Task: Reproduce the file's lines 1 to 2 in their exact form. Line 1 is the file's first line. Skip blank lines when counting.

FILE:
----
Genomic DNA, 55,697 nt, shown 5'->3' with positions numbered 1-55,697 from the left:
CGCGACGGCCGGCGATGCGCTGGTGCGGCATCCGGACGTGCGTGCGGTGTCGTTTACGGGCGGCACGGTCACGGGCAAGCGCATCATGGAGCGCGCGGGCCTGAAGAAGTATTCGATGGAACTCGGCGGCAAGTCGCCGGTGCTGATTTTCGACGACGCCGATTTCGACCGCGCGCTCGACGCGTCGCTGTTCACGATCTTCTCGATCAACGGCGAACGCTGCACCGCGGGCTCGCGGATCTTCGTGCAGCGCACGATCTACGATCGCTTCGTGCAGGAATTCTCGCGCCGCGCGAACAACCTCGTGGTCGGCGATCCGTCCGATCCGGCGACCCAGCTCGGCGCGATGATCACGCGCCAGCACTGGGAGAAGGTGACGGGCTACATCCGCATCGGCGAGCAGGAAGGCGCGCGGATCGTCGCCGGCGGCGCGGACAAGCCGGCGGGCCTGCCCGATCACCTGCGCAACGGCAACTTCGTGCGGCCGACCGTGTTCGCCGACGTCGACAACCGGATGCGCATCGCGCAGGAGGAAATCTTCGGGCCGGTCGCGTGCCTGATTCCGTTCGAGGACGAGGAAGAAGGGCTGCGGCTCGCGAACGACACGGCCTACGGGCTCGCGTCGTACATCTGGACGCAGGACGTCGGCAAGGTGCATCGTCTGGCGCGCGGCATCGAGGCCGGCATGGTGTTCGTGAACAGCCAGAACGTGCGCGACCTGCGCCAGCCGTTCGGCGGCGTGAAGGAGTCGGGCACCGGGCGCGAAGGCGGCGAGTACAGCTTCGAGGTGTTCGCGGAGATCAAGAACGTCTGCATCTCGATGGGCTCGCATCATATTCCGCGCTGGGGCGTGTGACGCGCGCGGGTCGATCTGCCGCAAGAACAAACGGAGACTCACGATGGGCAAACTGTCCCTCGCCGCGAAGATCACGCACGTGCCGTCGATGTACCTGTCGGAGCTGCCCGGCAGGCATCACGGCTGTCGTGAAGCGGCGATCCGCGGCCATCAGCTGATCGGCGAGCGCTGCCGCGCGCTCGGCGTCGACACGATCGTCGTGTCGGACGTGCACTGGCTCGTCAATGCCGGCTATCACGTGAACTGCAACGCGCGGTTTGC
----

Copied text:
Genomic DNA, 55,697 nt, shown 5'->3' with positions numbered 1-55,697 from the left:
CGCGACGGCCGGCGATGCGCTGGTGCGGCATCCGGACGTGCGTGCGGTGTCGTTTACGGGCGGCACGGTCACGGGCAAGCGCATCATGGAGCGCGCGGGCCTGAAGAAGTATTCGATGGAACTCGGCGGCAAGTCGCCGGTGCTGATTTTCGACGACGCCGATTTCGACCGCGCGCTCGACGCGTCGCTGTTCACGATCTTCTCGATCAACGGCGAACGCTGCACCGCGGGCTCGCGGATCTTCGTGCAGCGCACGATCTACGATCGCTTCGTGCAGGAATTCTCGCGCCGCGCGAACAACCTCGTGGTCGGCGATCCGTCCGATCCGGCGACCCAGCTCGGCGCGATGATCACGCGCCAGCACTGGGAGAAGGTGACGGGCTACATCCGCATCGGCGAGCAGGAAGGCGCGCGGATCGTCGCCGGCGGCGCGGACAAGCCGGCGGGCCTGCCCGATCACCTGCGCAACGGCAACTTCGTGCGGCCGACCGTGTTCGCCGACGTCGACAACCGGATGCGCATCGCGCAGGAGGAAATCTTCGGGCCGGTCGCGTGCCTGATTCCGTTCGAGGACGAGGAAGAAGGGCTGCGGCTCGCGAACGACACGGCCTACGGGCTCGCGTCGTACATCTGGACGCAGGACGTCGGCAAGGTGCATCGTCTGGCGCGCGGCATCGAGGCCGGCATGGTGTTCGTGAACAGCCAGAACGTGCGCGACCTGCGCCAGCCGTTCGGCGGCGTGAAGGAGTCGGGCACCGGGCGCGAAGGCGGCGAGTACAGCTTCGAGGTGTTCGCGGAGATCAAGAACGTCTGCATCTCGATGGGCTCGCATCATATTCCGCGCTGGGGCGTGTGACGCGCGCGGGTCGATCTGCCGCAAGAACAAACGGAGACTCACGATGGGCAAACTGTCCCTCGCCGCGAAGATCACGCACGTGCCGTCGATGTACCTGTCGGAGCTGCCCGGCAGGCATCACGGCTGTCGTGAAGCGGCGATCCGCGGCCATCAGCTGATCGGCGAGCGCTGCCGCGCGCTCGGCGTCGACACGATCGTCGTGTCGGACGTGCACTGGCTCGTCAATGCCGGCTATCACGTGAACTGCAACGCGCGGTTTGC